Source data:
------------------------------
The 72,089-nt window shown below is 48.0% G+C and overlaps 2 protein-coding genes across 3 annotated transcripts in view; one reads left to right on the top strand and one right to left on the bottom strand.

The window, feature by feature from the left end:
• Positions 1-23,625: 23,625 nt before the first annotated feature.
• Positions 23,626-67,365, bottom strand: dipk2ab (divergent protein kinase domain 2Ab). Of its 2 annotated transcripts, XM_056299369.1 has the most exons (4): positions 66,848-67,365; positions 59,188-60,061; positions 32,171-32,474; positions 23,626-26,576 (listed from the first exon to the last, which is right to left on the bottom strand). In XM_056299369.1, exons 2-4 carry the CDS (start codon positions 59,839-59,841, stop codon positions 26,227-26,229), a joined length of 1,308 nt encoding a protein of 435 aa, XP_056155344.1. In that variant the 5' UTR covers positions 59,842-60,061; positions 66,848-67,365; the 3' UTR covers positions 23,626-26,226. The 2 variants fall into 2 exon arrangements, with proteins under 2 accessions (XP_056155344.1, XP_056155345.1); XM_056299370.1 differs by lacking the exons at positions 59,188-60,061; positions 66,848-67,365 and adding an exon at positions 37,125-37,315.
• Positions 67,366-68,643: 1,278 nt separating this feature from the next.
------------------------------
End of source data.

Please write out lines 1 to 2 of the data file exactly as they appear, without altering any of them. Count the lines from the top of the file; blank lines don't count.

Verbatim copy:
The 72,089-nt window shown below is 48.0% G+C and overlaps 2 protein-coding genes across 3 annotated transcripts in view; one reads left to right on the top strand and one right to left on the bottom strand.

The window, feature by feature from the left end: